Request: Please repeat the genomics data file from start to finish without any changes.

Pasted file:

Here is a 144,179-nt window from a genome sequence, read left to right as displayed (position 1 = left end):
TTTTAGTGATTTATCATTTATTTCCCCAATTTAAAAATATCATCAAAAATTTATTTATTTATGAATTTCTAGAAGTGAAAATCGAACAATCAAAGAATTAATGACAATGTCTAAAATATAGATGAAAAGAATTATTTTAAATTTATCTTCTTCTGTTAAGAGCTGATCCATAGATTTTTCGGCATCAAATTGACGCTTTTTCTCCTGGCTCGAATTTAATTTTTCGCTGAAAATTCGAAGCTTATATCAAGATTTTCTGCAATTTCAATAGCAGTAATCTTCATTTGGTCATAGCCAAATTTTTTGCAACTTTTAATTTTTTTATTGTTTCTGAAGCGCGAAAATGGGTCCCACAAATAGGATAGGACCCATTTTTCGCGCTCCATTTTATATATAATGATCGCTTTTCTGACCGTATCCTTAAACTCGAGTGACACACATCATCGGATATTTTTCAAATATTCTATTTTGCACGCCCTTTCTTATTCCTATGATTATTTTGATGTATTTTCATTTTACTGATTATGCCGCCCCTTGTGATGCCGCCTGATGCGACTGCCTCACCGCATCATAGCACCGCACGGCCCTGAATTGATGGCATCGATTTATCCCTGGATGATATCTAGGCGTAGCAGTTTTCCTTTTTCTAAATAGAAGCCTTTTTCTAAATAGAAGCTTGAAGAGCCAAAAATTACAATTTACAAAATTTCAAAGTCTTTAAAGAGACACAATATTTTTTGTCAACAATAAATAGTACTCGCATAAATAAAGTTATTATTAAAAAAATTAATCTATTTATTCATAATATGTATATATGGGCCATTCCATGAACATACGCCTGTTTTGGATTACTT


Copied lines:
Here is a 144,179-nt window from a genome sequence, read left to right as displayed (position 1 = left end):
TTTTAGTGATTTATCATTTATTTCCCCAATTTAAAAATATCATCAAAAATTTATTTATTTATGAATTTCTAGAAGTGAAAATCGAACAATCAAAGAATTAATGACAATGTCTAAAATATAGATGAAAAGAATTATTTTAAATTTATCTTCTTCTGTTAAGAGCTGATCCATAGATTTTTCGGCATCAAATTGACGCTTTTTCTCCTGGCTCGAATTTAATTTTTCGCTGAAAATTCGAAGCTTATATCAAGATTTTCTGCAATTTCAATAGCAGTAATCTTCATTTGGTCATAGCCAAATTTTTTGCAACTTTTAATTTTTTTATTGTTTCTGAAGCGCGAAAATGGGTCCCACAAATAGGATAGGACCCATTTTTCGCGCTCCATTTTATATATAATGATCGCTTTTCTGACCGTATCCTTAAACTCGAGTGACACACATCATCGGATATTTTTCAAATATTCTATTTTGCACGCCCTTTCTTATTCCTATGATTATTTTGATGTATTTTCATTTTACTGATTATGCCGCCCCTTGTGATGCCGCCTGATGCGACTGCCTCACCGCATCATAGCACCGCACGGCCCTGAATTGATGGCATCGATTTATCCCTGGATGATATCTAGGCGTAGCAGTTTTCCTTTTTCTAAATAGAAGCCTTTTTCTAAATAGAAGCTTGAAGAGCCAAAAATTACAATTTACAAAATTTCAAAGTCTTTAAAGAGACACAATATTTTTTGTCAACAATAAATAGTACTCGCATAAATAAAGTTATTATTAAAAAAATTAATCTATTTATTCATAATATGTATATATGGGCCATTCCATGAACATACGCCTGTTTTGGATTACTT